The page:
9) I have talked to a large number of very experienced DBAs around the U.S. and the consensus I always hear from them is they think Oracle certication is more of a joke and I always hear some comment about how they have encountered an Oracle certified person that had no real world experience.

So I wanted to throw it out to all of you and get your perspective as to whether you think Oracle certification is important, relevant or necessary.

Oracle Fusion: The Oracle Fusion Technical Platform

Oracle Fusion blog topics include:
  • Oracle Fusion: Service Oriented Architecture
  • Oracle Fusion: Java
  • Oracle Fusion: Internet Development Tools
  • Oracle Fusion: JDeveloper 10gR3
  • Oracle Fusion: Trubix Training Roadmap
  • Oracle Fusion: Key Components
  • Oracle Fusion: The Oracle Fusion Technical Platform
Oracle Fusion can be looked at from two perspectives: Oracle Fusion Applications and the Oracle Fusion Technology Platform. Oracle Fusion Applications will be the next generation of Oracle applications that will integrate Oracle, PeopleSoft, JD Edwards, Siebel and Retek applications. The Oracle Fusion Technology Platform focuses on the technology components of Oracle Fusion Applications. This article is going to focus on the technology platform perspective. The Oracle Fusion technology platform addresses the technology components that are the center of Oracle Fusion Applications which include the Application Server, SOA, Web Services, J2EE, XML, BPEL, ADF, Identity Management, Portals, Grid and Single-Signon.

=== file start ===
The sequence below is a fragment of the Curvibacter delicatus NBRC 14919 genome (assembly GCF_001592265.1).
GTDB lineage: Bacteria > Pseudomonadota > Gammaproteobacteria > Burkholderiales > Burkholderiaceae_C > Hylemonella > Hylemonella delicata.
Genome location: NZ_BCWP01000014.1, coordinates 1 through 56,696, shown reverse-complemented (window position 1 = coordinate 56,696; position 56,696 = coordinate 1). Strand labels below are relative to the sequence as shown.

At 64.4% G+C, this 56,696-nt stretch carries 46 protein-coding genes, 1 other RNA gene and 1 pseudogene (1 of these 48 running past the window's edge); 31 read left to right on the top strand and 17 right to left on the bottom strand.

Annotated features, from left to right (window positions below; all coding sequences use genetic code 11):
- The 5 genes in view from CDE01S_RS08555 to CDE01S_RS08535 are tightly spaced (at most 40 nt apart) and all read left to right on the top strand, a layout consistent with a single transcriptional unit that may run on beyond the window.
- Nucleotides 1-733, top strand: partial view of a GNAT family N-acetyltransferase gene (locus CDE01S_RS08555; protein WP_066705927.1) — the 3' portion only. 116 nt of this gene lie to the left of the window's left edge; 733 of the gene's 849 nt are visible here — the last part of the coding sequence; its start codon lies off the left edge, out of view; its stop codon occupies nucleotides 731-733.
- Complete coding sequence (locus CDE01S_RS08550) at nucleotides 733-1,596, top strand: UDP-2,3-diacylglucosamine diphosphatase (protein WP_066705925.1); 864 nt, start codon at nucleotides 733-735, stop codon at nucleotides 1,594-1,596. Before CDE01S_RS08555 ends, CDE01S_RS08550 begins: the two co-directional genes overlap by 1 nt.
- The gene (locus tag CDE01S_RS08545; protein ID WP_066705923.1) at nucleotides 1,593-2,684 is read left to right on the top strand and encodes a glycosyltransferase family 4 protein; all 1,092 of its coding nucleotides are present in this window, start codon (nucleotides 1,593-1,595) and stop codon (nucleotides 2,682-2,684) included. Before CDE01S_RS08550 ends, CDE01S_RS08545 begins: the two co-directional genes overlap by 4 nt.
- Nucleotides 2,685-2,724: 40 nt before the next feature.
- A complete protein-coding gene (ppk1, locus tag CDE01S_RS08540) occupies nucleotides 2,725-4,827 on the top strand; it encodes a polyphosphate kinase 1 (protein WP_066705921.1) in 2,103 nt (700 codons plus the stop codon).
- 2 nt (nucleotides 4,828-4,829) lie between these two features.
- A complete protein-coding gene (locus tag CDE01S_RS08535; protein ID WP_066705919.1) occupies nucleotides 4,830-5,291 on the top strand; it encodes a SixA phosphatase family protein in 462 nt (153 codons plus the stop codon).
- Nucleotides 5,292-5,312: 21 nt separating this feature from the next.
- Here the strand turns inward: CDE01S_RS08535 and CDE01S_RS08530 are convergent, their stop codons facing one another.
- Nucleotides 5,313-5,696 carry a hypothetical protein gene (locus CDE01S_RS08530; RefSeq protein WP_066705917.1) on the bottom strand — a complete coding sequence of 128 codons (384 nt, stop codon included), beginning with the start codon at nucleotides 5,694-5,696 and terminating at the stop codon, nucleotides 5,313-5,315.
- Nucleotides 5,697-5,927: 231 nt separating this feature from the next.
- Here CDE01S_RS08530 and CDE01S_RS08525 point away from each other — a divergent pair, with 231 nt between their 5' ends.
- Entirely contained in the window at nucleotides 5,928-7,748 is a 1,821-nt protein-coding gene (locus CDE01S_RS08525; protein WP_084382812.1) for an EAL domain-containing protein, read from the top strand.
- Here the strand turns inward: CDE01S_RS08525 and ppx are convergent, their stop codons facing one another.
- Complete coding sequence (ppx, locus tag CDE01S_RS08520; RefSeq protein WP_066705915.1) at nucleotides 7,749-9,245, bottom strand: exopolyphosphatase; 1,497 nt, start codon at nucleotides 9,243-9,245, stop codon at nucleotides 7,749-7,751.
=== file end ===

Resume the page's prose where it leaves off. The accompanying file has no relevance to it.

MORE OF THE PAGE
Oracle Fusion offers a standards based integrated solution for future middleware applications. In today's complex multi-tiered architectures this is a very important strategic direction. The alternative of putting together best of product solutions from different vendors can be a high risk approach. Integrating solutions from multiple vendors creates integration challenges in large complex environments. The integration issues often become cost prohibitive over a period of time. The down time, errors and maintenance costs of multiple vendor solutions can be significant.

I am not saying that best of breed solutions may not work well in the right environments. However, as middle-tier applications are moving towards SOA, Web Services, J2EE (or .NET), XML, BPEL, Identity Management, Portals, and Single-Signon, the complexity involved in integrating solutions across multiple vendors puts a tremendous burden on IT staffs. There is also high risk in relying on the interoperability of different vendor middleware solutions. A single vendor solution should reduce the interoperability, patch maintenance and upgrades of large applications.

Oracle Fusion offers an integrated solution for the middleware. The ability to customize and enhance these applications offers a better long term lower cost as well as less integration issues over a longer period. In delivering training courses and professional services across North America, here are some of the top perspectives we have received from customers on Oracle Fusion: